laws of dominance,segregation,and independent assortment
Mono hybrid Cross
hybridization using a single trait with two alleles (as in Mendel's experiments with garden peas)
hybridization using two traits with two alleles each
having two different alleles for a trait
having two identical alleles for a trait
the particular alleles at specified loci present in an organism
what an organism looks like as a consequence of its genotype
(genetics) an organism or cell having only one complete set of chromosomes
(genetics) an organism or cell having two sets of chromosomes or twice the haploid number
a ratio that shows the varied outcomes that results from a genetic cross and is based on physical appearance alone
the ratio of the genotypes that appear in offspring
A diagram of a family tree showing the occurrence of heritable characters in parents and offspring over multiple generations.
situation in which both alleles of a gene contribute to the phenotype of the organism
An organism with a dominant allele for a particular form of a trait will always exhibit that form of the trait. (ex. Bb ---The big B would be dominant
one allele is not completely dominant over the other allele
three or more forms of a gene that code for a single trait
inheritance controlled by a gene on the X chromosome
a single gene determines more than one phenotype for and organism.
A phenotype that can be caused by variants of any of several genes
hereditary disorder marked by degenerative changes in the cerebrum leading to abrupt involuntary movements and mental deterioration
the most common congenital disease, a human genetic disorder caused by a recessive allele for a chloride channel protein; characterized by an excessive secretion of mucus and consquent vulnerability to infection; fatal if untreated (4% whites are carriers - most common lethal genetic disease)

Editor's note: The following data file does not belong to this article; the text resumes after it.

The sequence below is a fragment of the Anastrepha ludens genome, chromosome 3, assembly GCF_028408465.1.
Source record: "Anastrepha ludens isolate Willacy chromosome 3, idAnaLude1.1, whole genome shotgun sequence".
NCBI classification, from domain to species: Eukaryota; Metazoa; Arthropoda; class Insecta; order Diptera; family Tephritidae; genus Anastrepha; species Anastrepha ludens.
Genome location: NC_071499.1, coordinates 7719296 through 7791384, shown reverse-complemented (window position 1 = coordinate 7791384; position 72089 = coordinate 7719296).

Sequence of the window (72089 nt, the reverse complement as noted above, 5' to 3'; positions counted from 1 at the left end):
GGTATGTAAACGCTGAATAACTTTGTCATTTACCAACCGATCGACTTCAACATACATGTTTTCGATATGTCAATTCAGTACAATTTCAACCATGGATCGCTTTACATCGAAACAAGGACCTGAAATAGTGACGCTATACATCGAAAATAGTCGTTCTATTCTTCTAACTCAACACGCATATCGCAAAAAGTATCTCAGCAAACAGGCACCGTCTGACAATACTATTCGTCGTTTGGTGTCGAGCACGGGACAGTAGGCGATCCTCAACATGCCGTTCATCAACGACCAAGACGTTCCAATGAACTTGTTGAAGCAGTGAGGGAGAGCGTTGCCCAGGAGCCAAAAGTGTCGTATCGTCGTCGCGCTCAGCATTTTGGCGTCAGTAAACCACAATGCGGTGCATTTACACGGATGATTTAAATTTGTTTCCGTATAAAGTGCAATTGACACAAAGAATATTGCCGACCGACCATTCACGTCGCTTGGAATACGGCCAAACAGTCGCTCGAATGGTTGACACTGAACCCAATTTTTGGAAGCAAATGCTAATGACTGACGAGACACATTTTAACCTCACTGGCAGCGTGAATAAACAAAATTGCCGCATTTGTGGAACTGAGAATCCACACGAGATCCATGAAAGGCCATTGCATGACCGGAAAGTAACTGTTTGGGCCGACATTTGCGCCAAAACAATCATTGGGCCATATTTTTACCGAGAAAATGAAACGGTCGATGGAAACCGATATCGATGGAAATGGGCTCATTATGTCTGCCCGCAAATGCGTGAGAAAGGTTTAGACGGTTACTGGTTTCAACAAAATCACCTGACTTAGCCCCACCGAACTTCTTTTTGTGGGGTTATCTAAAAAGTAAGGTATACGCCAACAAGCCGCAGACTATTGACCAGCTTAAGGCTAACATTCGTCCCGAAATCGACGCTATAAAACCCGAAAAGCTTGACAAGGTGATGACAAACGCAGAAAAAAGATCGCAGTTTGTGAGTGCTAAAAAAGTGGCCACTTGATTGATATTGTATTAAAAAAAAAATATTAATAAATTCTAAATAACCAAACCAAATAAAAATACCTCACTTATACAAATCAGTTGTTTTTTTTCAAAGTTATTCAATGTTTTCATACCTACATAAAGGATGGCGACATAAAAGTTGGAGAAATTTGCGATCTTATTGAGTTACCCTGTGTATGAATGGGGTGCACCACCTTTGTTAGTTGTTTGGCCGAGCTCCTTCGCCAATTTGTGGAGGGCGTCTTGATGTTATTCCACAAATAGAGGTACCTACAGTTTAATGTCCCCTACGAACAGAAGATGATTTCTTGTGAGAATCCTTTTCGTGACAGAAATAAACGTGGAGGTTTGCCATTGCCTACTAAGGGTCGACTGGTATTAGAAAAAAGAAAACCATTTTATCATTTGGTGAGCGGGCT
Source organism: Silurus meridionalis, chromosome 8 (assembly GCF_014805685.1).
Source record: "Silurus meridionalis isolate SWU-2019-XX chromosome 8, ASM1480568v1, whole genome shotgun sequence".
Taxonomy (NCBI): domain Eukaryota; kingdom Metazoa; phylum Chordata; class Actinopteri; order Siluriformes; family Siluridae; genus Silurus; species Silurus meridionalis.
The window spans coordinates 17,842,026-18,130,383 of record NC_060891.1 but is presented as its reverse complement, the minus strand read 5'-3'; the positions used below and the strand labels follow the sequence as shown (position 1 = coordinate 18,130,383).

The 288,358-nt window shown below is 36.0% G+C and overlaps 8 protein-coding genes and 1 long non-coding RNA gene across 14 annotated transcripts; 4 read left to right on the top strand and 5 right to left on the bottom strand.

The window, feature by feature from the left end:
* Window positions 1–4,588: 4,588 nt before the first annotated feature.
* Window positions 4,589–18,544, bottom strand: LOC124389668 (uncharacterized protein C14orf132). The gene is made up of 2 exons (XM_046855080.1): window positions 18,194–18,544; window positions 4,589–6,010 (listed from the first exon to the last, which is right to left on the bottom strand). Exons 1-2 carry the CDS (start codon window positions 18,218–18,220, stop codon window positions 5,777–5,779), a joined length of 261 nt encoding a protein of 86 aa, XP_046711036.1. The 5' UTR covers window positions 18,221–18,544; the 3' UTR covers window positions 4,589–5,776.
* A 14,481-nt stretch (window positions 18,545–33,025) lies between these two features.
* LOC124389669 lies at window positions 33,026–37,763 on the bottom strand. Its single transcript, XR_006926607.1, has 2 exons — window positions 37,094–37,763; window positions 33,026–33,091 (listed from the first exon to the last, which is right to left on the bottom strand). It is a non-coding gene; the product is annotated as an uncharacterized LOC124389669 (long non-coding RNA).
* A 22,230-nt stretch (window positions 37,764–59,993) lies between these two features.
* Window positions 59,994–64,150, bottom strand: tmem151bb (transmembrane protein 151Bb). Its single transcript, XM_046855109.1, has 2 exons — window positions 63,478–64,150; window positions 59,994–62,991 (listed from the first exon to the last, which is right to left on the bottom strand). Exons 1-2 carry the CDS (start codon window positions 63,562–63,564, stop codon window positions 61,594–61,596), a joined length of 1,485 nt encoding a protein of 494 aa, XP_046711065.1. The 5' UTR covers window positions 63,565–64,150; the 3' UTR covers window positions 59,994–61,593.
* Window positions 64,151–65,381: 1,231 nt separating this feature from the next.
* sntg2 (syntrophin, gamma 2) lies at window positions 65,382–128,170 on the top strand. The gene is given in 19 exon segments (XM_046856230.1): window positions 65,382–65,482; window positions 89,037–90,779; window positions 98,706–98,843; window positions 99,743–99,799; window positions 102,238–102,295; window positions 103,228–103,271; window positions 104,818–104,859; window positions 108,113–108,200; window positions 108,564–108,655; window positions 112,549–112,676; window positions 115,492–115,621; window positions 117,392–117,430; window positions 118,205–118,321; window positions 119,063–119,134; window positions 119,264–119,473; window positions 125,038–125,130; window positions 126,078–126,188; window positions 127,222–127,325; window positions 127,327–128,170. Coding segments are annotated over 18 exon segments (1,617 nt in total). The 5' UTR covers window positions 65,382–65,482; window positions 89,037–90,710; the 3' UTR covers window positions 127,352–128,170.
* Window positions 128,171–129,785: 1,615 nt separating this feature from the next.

tay sachs disease
A human genetic disease caused by a recessive allele for a dysfunctional enzyme, leading to accumulation of certain lipids in the brain. Seizures, blindness, and degeneration of motor and mental performance usually become manifest a few months after birth.
any of several hereditary diseases of the muscular system characterized by weakness and wasting of skeletal muscles
female tubing system in gonad
form the man's internal structures, while the "other" ducts degenerate
the proportion of variation among individuals that we can attribute to genes
The blood of one person is different from another's due to the presence of antigens on the surface of the erythrocytes. The major method of typing blood is the ABO system and includes types A, B, O, and AB. The other major method of typing blood is the Rh factor, consisting of the two types, Rh+ and Rh-.
the gene on the Y chromosome whose product instructs the undifferentiated fetal gonads to develop into testes
a common method of investigating whether nature or nurture affects behavior
sex linked traits
traits that are inherited with sex chromosomes
traits that typically do not show in a person unless both genes for the trait are inherited
a mutation due to an intramolecular reorganization of a gene
The most common type of mutation, a base-pair substitution in which the new codon makes sense in that it still codes for an amino acid.
A mutation that changes an amino acid codon to one of the three stop codons, resulting in a shorter and usually nonfunctional protein.
mutation that shifts the "reading" frame of the genetic message by inserting or deleting a nucleotide
a mutation in which one or more pairs of nucleotides are removed from a gene
a mutation in which one or more nucleotides are added to a gene
a mutation that involves duplication of a region of DNA on the same strand
expanding triplet repeat
a three-base-pair sequence in a human gene that is unstable and can be repeated a few to hundreds of times. more repeats = less the activity of the gene involved. expanding triple repeats occur in some human diseases
a picture of all the chromosomes in a cell arranged in pairs
Girl with underdeveloped sex organs, girl with only one X
deletion in chromosome 5